Depth of field for a camera
A model camera using lamps, to investigate depth of field and magnification.
Apparatus and materials
For each student or group of students
Lamp, stand, housing (one left- and one right-handed), 2
Holder for slit
Plano-cylindrical lens, approximately + 7 D
Piece of pale coloured filter to fit lamp
Power supply for lamp
Barriers for creating aperture
Health & Safety and Technical notes
Warn students that their lamps may become hot if they are left on for a series of experiments of this type.
The switch-on current for two 12 V 24 W lamps may trip the overload cut-out on some supplies. Try connecting one lamp first and then adding the other.
a Place the lamps side by side, about 1 metre from the lens, and look at the images A' and B'. Place a piece of pale colour filter in front of one lamp. This will make it easier to tell which rays come from which lamp. Hold a sheet of plain paper vertically across the two image points to represent a photographic film.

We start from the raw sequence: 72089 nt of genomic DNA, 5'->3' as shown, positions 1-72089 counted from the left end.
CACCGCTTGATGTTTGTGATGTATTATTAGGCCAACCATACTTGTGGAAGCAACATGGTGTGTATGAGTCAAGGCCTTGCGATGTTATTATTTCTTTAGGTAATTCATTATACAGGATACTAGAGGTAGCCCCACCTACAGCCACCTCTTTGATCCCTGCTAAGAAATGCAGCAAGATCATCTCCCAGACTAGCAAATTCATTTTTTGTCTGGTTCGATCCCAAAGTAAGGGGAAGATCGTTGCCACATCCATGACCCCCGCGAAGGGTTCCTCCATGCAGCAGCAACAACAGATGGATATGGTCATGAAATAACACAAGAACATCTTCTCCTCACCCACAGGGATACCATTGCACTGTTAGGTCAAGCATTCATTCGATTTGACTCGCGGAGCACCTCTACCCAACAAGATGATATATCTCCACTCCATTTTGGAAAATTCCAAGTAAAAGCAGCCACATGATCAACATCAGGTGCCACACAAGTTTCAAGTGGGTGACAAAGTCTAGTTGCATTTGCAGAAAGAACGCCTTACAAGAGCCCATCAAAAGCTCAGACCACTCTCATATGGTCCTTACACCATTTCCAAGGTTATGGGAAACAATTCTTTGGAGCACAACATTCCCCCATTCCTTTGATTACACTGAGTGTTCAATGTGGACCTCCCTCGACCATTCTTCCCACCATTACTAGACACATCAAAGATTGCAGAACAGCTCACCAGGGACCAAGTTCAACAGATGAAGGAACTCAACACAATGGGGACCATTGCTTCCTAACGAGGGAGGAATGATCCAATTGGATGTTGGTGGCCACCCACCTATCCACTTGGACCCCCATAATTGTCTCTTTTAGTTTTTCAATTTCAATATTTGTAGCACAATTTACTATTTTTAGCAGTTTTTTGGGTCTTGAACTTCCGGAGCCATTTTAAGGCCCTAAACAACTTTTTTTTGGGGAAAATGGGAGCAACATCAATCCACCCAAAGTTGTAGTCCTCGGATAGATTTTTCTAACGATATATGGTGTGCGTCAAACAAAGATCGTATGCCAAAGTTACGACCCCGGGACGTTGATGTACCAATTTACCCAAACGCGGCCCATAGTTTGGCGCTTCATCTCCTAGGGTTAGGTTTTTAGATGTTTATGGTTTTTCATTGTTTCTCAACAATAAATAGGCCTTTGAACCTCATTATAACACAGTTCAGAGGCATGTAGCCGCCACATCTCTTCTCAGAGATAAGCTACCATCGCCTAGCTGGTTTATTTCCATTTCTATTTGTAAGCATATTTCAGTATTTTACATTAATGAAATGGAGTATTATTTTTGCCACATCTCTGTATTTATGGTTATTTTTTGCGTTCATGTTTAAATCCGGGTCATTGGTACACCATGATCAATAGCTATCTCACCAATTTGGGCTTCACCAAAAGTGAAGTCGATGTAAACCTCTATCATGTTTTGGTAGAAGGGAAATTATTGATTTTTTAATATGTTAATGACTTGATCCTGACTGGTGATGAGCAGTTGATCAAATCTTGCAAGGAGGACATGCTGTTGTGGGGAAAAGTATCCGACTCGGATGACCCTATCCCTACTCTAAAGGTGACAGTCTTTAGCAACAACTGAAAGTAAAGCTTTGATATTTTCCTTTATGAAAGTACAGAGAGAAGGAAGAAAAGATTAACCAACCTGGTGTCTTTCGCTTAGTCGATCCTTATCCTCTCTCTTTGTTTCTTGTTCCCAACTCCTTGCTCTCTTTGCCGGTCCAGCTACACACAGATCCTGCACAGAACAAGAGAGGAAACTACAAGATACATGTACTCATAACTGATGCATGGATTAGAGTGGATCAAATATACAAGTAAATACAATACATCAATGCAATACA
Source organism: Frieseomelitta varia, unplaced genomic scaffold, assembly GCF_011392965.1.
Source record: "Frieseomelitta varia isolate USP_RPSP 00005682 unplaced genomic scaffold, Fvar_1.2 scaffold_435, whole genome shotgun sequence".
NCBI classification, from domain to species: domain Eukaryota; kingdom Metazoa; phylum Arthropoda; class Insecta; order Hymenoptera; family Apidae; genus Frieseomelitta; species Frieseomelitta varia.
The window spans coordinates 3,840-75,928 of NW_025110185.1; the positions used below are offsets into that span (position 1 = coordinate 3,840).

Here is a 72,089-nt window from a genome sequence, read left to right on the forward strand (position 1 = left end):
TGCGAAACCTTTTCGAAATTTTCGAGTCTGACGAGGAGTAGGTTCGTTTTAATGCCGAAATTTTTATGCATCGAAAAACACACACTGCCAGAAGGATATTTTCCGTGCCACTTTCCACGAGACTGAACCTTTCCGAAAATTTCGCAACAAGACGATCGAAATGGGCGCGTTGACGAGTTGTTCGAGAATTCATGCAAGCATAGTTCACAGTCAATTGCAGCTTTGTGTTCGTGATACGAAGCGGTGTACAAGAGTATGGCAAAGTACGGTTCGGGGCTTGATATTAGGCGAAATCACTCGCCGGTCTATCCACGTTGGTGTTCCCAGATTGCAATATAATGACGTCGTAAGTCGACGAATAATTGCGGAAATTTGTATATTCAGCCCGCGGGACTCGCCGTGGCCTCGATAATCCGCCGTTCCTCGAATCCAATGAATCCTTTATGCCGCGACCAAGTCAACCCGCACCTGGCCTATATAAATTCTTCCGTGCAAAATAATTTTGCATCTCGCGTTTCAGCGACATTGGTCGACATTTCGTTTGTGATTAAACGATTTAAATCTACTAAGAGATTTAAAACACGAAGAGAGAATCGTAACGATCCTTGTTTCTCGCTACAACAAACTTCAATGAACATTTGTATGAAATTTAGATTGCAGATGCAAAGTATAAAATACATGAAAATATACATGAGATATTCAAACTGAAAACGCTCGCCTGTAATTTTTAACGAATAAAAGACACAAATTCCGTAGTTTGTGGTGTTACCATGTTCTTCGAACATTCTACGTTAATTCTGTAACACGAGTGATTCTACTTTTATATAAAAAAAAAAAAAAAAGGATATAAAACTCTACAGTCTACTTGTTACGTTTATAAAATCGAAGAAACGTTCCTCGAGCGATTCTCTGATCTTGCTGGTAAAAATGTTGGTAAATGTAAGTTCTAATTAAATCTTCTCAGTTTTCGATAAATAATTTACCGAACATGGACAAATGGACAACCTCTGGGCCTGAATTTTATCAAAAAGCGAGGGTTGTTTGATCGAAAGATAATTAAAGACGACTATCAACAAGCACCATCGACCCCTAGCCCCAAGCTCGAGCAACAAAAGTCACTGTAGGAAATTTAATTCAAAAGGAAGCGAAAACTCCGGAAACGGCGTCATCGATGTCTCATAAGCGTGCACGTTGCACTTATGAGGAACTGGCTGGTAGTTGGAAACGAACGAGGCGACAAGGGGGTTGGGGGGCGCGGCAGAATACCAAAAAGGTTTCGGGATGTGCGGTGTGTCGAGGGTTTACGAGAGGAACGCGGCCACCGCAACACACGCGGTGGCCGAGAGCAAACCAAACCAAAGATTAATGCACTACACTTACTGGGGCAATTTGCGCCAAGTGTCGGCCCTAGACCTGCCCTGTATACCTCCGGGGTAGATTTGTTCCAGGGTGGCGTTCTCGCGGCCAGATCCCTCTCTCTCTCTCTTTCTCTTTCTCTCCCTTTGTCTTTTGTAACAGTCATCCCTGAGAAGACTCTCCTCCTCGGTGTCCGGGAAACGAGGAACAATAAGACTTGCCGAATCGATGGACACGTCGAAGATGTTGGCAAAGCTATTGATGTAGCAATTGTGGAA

b Move one lamp much farther or nearer, to produce an out-of-focus patch on the 'film' made by light from that object-point. Bring in barriers to 'stop down' (reduce) the lens aperture and observe the effect on the focus of the blurred lamp.
1 Arranging the lamps in this experiment is not easy, and students will need help.
2 Two lamps can be used to represent two objects, or the top and bottom of a single object. If the light from the two lamps is of different colours, the path through the camera from different objects will be seen clearly. In the first diagram below, both objects (parts) are at the same distance from the lens.
In the second diagram, above, one lamp is moved forward, so each object's distance from the lens is different and their images are not in focus in the same plane.
However, if the aperture is reduced, less blurring of the image of the moved object occurs in this image plane. This is shown in the third diagram, above.
The overall clearest images of both objects are seen in a plane situated between the two images.
For a spherical lens, this would be called the 'circle of least confusion'. Cheap, fixed focus cameras have tiny apertures. For 'average' scenes they produce a reasonable photograph if the film is placed at the circle of least confusion.
3 With the lamps side by side, students can measure the separation of the lamps (size of the object) and the separation of their images (size of the image), and so calculate the magnification (or in this case, diminution).
Explain that this object lies 'across the lens axis'; it is not an object lying along the axis of the lens.
This experiment was safety-checked in January 2007